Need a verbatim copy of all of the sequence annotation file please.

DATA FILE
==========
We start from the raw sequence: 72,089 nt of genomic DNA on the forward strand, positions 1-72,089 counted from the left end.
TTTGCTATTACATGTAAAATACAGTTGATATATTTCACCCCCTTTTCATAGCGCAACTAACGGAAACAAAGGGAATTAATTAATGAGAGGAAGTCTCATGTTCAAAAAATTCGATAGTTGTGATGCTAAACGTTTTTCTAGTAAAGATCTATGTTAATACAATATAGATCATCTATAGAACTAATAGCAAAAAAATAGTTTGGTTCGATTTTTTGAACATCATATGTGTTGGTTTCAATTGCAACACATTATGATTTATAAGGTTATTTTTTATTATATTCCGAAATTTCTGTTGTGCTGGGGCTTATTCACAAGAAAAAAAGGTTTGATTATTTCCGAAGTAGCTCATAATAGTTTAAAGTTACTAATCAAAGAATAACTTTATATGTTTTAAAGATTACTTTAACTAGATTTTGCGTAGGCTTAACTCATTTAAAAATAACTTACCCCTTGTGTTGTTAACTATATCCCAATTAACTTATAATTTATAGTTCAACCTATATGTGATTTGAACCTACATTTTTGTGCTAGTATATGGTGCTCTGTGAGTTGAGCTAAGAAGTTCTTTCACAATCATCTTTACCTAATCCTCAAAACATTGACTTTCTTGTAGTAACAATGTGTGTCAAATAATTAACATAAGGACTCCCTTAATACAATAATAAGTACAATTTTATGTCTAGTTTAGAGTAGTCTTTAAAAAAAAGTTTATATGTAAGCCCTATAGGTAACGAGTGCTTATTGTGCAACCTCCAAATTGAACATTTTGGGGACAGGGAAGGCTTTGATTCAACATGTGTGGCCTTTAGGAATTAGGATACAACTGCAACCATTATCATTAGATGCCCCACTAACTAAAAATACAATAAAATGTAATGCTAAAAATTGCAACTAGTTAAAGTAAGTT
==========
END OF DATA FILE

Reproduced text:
We start from the raw sequence: 72,089 nt of genomic DNA on the forward strand, positions 1-72,089 counted from the left end.
TTTGCTATTACATGTAAAATACAGTTGATATATTTCACCCCCTTTTCATAGCGCAACTAACGGAAACAAAGGGAATTAATTAATGAGAGGAAGTCTCATGTTCAAAAAATTCGATAGTTGTGATGCTAAACGTTTTTCTAGTAAAGATCTATGTTAATACAATATAGATCATCTATAGAACTAATAGCAAAAAAATAGTTTGGTTCGATTTTTTGAACATCATATGTGTTGGTTTCAATTGCAACACATTATGATTTATAAGGTTATTTTTTATTATATTCCGAAATTTCTGTTGTGCTGGGGCTTATTCACAAGAAAAAAAGGTTTGATTATTTCCGAAGTAGCTCATAATAGTTTAAAGTTACTAATCAAAGAATAACTTTATATGTTTTAAAGATTACTTTAACTAGATTTTGCGTAGGCTTAACTCATTTAAAAATAACTTACCCCTTGTGTTGTTAACTATATCCCAATTAACTTATAATTTATAGTTCAACCTATATGTGATTTGAACCTACATTTTTGTGCTAGTATATGGTGCTCTGTGAGTTGAGCTAAGAAGTTCTTTCACAATCATCTTTACCTAATCCTCAAAACATTGACTTTCTTGTAGTAACAATGTGTGTCAAATAATTAACATAAGGACTCCCTTAATACAATAATAAGTACAATTTTATGTCTAGTTTAGAGTAGTCTTTAAAAAAAAGTTTATATGTAAGCCCTATAGGTAACGAGTGCTTATTGTGCAACCTCCAAATTGAACATTTTGGGGACAGGGAAGGCTTTGATTCAACATGTGTGGCCTTTAGGAATTAGGATACAACTGCAACCATTATCATTAGATGCCCCACTAACTAAAAATACAATAAAATGTAATGCTAAAAATTGCAACTAGTTAAAGTAAGTT